Deepfakes are an increasingly popular editing technique that uses artificial intelligence to alter faces and voicesin videos. Part of the name comes from the AI used to create them, deep learning. Similar technology has been used in Hollywood for years, but with AI getting better and more accessible, today they’re all over the internet.
Deepfake Videos Are Getting Terrifyingly Real
Published: April 5, 2019
Onscreen: All of these videos...are fake. An increasingly popular editing technique uses artificial intelligence to alter faces and voices. The end product is called a "deep fake."
Deepfake Obama: You see, I would never say these things … at least not in a public address. But someone else would. Someone, like Jordan Peele.
Onscreen: Part of the name comes from the AI used to create them...deep learning. And they're all over the internet.
Collin Frend: It’s a lot more research than you would think that goes into making a goofy video like that. I didn’t do any after-touching, that was just using the technology available from the machine learning side.It’s sort of learning how to re-create a person’s face from looking at thousands of images over and over and over again.
Onscreen: Some from of this technology has been used in Hollywood for years, but the AI is getting better and more accessible.
Hany Farid: You don’t have to know what Github is, you don’t have to know how to program in Python — none of that matters. You pay somebody 20 bucks and they’ll create the fake for you. That’s a bit of a game changer.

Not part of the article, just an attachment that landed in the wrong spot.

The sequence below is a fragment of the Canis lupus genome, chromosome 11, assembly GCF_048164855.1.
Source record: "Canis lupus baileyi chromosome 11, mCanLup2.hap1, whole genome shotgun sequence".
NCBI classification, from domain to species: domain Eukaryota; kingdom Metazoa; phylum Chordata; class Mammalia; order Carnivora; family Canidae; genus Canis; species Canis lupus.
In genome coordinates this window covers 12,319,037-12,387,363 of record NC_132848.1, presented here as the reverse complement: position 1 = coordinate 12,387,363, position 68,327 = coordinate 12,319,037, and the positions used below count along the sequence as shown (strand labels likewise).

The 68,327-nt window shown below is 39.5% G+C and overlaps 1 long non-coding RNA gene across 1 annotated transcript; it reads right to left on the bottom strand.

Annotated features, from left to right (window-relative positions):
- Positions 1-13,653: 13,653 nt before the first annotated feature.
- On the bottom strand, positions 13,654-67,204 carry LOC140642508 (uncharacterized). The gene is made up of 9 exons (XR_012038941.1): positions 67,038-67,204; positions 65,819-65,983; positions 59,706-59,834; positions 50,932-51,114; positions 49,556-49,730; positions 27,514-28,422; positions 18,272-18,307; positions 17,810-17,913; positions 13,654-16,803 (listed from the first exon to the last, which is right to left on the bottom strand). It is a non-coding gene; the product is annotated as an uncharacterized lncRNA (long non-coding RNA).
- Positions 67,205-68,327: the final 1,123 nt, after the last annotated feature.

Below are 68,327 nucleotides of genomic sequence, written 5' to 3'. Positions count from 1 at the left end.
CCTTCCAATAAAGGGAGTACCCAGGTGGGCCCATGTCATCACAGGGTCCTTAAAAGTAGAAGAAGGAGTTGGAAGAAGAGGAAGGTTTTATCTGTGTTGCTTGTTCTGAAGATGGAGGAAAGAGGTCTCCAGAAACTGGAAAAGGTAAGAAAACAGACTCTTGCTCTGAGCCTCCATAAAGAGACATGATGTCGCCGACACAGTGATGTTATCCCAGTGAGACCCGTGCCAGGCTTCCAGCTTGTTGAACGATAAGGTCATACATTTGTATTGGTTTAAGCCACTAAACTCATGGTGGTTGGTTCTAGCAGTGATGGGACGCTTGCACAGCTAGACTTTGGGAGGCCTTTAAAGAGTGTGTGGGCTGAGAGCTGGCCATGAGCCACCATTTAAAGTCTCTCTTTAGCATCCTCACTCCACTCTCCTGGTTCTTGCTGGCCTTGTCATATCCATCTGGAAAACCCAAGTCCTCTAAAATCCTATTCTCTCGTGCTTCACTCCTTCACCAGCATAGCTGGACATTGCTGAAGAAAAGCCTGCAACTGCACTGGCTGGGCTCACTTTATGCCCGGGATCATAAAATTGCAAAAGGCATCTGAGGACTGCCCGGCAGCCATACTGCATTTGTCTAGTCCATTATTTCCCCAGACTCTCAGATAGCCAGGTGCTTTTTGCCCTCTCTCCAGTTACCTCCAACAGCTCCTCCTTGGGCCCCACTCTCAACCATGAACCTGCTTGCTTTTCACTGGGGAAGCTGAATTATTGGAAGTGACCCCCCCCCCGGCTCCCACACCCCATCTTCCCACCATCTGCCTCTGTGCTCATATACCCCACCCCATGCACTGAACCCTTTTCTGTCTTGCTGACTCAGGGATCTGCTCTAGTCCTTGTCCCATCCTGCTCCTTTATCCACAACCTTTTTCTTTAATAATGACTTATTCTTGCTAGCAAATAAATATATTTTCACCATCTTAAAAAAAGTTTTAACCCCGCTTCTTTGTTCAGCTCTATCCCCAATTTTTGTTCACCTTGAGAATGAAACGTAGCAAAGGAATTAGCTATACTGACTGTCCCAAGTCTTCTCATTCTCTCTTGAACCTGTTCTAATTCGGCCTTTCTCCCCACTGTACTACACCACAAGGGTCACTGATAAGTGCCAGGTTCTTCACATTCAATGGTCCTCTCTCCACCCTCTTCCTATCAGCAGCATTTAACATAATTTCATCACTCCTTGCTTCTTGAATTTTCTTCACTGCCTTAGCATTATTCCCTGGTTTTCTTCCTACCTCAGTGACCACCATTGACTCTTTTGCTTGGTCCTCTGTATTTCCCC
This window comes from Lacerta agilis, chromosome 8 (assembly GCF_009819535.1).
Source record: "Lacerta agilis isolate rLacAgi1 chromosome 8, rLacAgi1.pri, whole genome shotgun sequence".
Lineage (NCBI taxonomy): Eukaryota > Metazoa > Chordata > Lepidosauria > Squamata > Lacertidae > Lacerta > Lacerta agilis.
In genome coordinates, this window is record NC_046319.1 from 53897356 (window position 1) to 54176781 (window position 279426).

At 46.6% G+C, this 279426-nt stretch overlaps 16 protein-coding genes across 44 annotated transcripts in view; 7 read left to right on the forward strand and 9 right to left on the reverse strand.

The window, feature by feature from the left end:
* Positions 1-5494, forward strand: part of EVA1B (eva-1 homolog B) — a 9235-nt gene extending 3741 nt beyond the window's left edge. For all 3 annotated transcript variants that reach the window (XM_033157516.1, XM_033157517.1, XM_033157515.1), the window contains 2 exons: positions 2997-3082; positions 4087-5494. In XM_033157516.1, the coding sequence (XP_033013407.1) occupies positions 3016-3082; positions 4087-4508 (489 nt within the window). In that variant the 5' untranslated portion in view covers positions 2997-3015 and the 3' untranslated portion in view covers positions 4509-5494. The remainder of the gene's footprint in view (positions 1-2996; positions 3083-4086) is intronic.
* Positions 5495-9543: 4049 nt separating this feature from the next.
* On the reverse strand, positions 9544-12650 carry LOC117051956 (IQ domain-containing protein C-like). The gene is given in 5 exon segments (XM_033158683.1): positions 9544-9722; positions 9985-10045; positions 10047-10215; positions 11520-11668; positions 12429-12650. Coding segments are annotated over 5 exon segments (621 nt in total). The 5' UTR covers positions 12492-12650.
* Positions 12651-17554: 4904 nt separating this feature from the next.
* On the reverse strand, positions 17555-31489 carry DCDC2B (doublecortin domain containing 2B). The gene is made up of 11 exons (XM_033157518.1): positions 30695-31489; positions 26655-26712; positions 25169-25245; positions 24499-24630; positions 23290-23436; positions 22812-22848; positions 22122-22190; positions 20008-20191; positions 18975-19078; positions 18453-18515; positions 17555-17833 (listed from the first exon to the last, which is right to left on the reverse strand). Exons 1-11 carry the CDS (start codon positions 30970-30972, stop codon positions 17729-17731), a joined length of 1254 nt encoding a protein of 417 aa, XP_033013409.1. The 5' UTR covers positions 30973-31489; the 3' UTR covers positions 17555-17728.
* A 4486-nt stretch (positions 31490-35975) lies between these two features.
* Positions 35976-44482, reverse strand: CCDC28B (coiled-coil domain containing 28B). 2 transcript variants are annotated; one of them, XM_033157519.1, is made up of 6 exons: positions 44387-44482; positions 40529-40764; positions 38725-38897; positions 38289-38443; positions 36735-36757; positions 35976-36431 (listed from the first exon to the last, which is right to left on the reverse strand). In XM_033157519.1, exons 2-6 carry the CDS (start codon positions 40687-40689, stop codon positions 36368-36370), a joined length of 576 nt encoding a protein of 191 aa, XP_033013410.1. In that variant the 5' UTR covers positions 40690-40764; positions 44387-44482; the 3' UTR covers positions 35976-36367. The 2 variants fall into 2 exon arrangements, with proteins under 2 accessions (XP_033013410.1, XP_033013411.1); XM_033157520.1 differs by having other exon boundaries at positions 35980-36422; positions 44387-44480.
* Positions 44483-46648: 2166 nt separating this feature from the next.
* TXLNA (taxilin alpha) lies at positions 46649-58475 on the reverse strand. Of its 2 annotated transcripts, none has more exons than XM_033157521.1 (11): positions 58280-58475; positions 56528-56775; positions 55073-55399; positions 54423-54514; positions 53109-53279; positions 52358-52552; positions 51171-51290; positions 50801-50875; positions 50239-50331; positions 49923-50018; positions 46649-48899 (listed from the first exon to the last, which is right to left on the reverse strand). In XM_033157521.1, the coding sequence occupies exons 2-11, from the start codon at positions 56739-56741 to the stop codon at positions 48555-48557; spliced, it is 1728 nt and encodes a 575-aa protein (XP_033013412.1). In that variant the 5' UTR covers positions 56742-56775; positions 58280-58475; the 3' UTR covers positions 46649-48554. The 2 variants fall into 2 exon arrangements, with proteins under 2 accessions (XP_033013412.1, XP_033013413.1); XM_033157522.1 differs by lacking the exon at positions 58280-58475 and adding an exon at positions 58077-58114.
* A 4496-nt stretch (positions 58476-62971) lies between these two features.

Onscreen: But deep fakes of average people could be really damaging.
Danielle Citron: For the everyday person who a deepfake sex video emerges in a Google search of your name, for that person it can be almost impossible to debunk.
Onscreen: Some worry about the impact a convincing deep fake might have if it's strategically timed...like on the eve of the 2020 election.
Farid: While I don’t think that’s likely, I don’t think it’s out of the question. And that’s enough to keep me up at night. You don’t have to fool tens of millions of people. The last national election here in the US was 80,000 votes in eight states. The margins are very very thin.
Tim Hwang: I don’t think that a deep fake will be a major cause of disruption during the campaign. Think about a well-placed rumor before an IPO. I’m not sure how much machine learning is adding to this. I find it very hard to believe that there is something uniquely devastating about video.
Onscreen: The state department is working with experts to identify and combat malicious deep fakes.
Farid: Right now we are developing techniques to protect world leaders from deepfakes we are particularly worried about how the Donald Trump, the Theresa May’s of the world, how their likeness will be used to disrupt elections, incite violence by creating fake content. There is a weaponization of the technology and I am simply advocating that we as technologists starting thinking, not after the fact, but before the fact about how we can start putting some safeguards in place.
Digital Producer: Emily Zendt
Production Assistance: Rishya Narayanan, Taylor White
Additional Footage: University of Washington, ACM Publications, University at Albany, SUNY, Collin Frend, Caroline Chan, MIT
© WGBH Educational Foundation 2019